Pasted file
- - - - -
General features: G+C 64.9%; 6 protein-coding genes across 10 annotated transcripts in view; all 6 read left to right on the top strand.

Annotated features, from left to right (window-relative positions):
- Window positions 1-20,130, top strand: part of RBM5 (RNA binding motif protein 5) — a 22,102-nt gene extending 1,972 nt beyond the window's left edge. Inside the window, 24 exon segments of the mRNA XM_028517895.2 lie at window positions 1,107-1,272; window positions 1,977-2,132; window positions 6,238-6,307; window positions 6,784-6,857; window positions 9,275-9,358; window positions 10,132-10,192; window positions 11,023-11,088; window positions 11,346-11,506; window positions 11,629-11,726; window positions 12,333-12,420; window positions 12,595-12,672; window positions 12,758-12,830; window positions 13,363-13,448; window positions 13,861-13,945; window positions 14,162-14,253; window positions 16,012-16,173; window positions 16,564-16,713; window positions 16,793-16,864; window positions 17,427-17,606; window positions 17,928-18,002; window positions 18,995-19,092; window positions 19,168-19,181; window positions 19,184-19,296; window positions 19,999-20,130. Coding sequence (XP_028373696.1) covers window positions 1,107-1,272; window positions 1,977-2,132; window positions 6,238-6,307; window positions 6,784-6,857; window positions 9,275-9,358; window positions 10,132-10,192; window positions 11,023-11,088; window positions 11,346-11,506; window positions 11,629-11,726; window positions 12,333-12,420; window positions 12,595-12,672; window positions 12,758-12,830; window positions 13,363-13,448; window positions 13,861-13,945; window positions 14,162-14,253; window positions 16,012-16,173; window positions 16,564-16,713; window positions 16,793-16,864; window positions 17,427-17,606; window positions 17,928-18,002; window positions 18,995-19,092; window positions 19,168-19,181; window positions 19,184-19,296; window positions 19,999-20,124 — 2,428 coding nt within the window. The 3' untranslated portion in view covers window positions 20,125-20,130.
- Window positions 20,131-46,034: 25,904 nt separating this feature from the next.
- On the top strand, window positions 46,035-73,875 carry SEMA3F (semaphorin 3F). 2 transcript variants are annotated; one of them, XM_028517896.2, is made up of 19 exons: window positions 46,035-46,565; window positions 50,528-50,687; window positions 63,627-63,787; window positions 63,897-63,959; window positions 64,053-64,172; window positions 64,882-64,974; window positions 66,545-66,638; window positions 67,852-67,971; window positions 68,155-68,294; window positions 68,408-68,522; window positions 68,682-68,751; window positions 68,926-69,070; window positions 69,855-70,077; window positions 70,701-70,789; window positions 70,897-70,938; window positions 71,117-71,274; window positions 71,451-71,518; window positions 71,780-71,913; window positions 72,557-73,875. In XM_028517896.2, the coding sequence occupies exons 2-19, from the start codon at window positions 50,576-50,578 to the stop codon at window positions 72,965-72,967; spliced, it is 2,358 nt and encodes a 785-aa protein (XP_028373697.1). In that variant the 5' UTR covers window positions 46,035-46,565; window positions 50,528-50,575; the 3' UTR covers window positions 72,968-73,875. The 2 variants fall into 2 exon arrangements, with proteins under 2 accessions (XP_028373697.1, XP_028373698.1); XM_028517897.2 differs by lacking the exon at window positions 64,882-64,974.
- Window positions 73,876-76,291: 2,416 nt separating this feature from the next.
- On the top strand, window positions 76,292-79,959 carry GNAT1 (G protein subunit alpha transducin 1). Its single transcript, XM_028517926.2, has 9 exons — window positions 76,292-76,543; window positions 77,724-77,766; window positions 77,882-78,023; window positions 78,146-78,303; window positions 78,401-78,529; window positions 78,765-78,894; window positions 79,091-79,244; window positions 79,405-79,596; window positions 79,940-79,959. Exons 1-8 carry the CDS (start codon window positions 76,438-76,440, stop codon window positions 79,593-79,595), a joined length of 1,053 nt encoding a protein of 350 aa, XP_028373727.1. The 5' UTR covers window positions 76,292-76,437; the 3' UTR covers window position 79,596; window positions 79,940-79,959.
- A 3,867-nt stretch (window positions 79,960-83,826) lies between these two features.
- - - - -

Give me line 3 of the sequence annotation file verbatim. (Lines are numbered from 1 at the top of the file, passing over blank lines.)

- Window positions 1-20,130, top strand: part of RBM5 (RNA binding motif protein 5) — a 22,102-nt gene extending 1,972 nt beyond the window's left edge. Inside the window, 24 exon segments of the mRNA XM_028517895.2 lie at window positions 1,107-1,272; window positions 1,977-2,132; window positions 6,238-6,307; window positions 6,784-6,857; window positions 9,275-9,358; window positions 10,132-10,192; window positions 11,023-11,088; window positions 11,346-11,506; window positions 11,629-11,726; window positions 12,333-12,420; window positions 12,595-12,672; window positions 12,758-12,830; window positions 13,363-13,448; window positions 13,861-13,945; window positions 14,162-14,253; window positions 16,012-16,173; window positions 16,564-16,713; window positions 16,793-16,864; window positions 17,427-17,606; window positions 17,928-18,002; window positions 18,995-19,092; window positions 19,168-19,181; window positions 19,184-19,296; window positions 19,999-20,130. Coding sequence (XP_028373696.1) covers window positions 1,107-1,272; window positions 1,977-2,132; window positions 6,238-6,307; window positions 6,784-6,857; window positions 9,275-9,358; window positions 10,132-10,192; window positions 11,023-11,088; window positions 11,346-11,506; window positions 11,629-11,726; window positions 12,333-12,420; window positions 12,595-12,672; window positions 12,758-12,830; window positions 13,363-13,448; window positions 13,861-13,945; window positions 14,162-14,253; window positions 16,012-16,173; window positions 16,564-16,713; window positions 16,793-16,864; window positions 17,427-17,606; window positions 17,928-18,002; window positions 18,995-19,092; window positions 19,168-19,181; window positions 19,184-19,296; window positions 19,999-20,124 — 2,428 coding nt within the window. The 3' untranslated portion in view covers window positions 20,125-20,130.